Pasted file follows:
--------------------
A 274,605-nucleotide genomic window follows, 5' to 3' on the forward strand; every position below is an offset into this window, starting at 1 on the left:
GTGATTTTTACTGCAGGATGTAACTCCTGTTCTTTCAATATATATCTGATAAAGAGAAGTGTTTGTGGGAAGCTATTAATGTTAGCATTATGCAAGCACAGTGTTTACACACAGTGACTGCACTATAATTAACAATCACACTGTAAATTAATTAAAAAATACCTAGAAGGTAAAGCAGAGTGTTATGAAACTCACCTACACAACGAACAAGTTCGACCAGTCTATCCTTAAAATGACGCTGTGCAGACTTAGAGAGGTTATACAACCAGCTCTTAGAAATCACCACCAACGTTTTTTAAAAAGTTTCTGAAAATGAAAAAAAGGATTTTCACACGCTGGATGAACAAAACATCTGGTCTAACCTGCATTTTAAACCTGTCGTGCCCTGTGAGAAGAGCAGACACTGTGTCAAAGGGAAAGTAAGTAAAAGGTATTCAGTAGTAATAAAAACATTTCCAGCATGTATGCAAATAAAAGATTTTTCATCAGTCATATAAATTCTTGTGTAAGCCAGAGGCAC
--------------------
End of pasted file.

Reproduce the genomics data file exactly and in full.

A 274,605-nucleotide genomic window follows, 5' to 3' on the forward strand; every position below is an offset into this window, starting at 1 on the left:
GTGATTTTTACTGCAGGATGTAACTCCTGTTCTTTCAATATATATCTGATAAAGAGAAGTGTTTGTGGGAAGCTATTAATGTTAGCATTATGCAAGCACAGTGTTTACACACAGTGACTGCACTATAATTAACAATCACACTGTAAATTAATTAAAAAATACCTAGAAGGTAAAGCAGAGTGTTATGAAACTCACCTACACAACGAACAAGTTCGACCAGTCTATCCTTAAAATGACGCTGTGCAGACTTAGAGAGGTTATACAACCAGCTCTTAGAAATCACCACCAACGTTTTTTAAAAAGTTTCTGAAAATGAAAAAAAGGATTTTCACACGCTGGATGAACAAAACATCTGGTCTAACCTGCATTTTAAACCTGTCGTGCCCTGTGAGAAGAGCAGACACTGTGTCAAAGGGAAAGTAAGTAAAAGGTATTCAGTAGTAATAAAAACATTTCCAGCATGTATGCAAATAAAAGATTTTTCATCAGTCATATAAATTCTTGTGTAAGCCAGAGGCAC